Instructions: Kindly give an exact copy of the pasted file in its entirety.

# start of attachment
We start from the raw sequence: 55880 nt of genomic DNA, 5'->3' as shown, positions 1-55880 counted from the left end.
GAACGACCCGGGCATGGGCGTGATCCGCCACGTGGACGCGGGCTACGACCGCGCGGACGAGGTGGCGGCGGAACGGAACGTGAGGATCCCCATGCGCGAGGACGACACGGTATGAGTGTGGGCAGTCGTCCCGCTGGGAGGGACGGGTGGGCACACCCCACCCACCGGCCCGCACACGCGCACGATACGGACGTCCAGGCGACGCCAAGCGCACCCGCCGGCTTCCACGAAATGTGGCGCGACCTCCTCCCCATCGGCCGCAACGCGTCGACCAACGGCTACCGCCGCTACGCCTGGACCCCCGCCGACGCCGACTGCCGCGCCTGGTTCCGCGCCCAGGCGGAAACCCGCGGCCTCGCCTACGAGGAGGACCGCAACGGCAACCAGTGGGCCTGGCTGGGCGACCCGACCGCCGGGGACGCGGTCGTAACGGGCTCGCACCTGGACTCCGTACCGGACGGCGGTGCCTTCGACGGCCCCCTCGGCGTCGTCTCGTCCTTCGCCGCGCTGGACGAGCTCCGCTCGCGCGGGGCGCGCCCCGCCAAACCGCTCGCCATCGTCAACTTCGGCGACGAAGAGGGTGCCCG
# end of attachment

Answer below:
We start from the raw sequence: 55880 nt of genomic DNA, 5'->3' as shown, positions 1-55880 counted from the left end.
GAACGACCCGGGCATGGGCGTGATCCGCCACGTGGACGCGGGCTACGACCGCGCGGACGAGGTGGCGGCGGAACGGAACGTGAGGATCCCCATGCGCGAGGACGACACGGTATGAGTGTGGGCAGTCGTCCCGCTGGGAGGGACGGGTGGGCACACCCCACCCACCGGCCCGCACACGCGCACGATACGGACGTCCAGGCGACGCCAAGCGCACCCGCCGGCTTCCACGAAATGTGGCGCGACCTCCTCCCCATCGGCCGCAACGCGTCGACCAACGGCTACCGCCGCTACGCCTGGACCCCCGCCGACGCCGACTGCCGCGCCTGGTTCCGCGCCCAGGCGGAAACCCGCGGCCTCGCCTACGAGGAGGACCGCAACGGCAACCAGTGGGCCTGGCTGGGCGACCCGACCGCCGGGGACGCGGTCGTAACGGGCTCGCACCTGGACTCCGTACCGGACGGCGGTGCCTTCGACGGCCCCCTCGGCGTCGTCTCGTCCTTCGCCGCGCTGGACGAGCTCCGCTCGCGCGGGGCGCGCCCCGCCAAACCGCTCGCCATCGTCAACTTCGGCGACGAAGAGGGTGCCCG